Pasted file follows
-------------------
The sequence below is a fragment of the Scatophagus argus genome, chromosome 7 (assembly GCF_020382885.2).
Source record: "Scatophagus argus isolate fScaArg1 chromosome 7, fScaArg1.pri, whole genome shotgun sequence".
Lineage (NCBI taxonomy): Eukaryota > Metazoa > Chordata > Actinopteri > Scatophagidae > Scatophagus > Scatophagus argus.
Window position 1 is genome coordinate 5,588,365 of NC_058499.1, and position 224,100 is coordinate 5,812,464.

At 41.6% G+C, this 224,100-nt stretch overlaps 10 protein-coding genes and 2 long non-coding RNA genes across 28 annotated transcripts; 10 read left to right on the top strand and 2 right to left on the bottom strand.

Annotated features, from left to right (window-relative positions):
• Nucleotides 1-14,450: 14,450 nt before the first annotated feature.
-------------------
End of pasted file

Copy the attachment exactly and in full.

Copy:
The sequence below is a fragment of the Scatophagus argus genome, chromosome 7 (assembly GCF_020382885.2).
Source record: "Scatophagus argus isolate fScaArg1 chromosome 7, fScaArg1.pri, whole genome shotgun sequence".
Lineage (NCBI taxonomy): Eukaryota > Metazoa > Chordata > Actinopteri > Scatophagidae > Scatophagus > Scatophagus argus.
Window position 1 is genome coordinate 5,588,365 of NC_058499.1, and position 224,100 is coordinate 5,812,464.

At 41.6% G+C, this 224,100-nt stretch overlaps 10 protein-coding genes and 2 long non-coding RNA genes across 28 annotated transcripts; 10 read left to right on the top strand and 2 right to left on the bottom strand.

Annotated features, from left to right (window-relative positions):
• Nucleotides 1-14,450: 14,450 nt before the first annotated feature.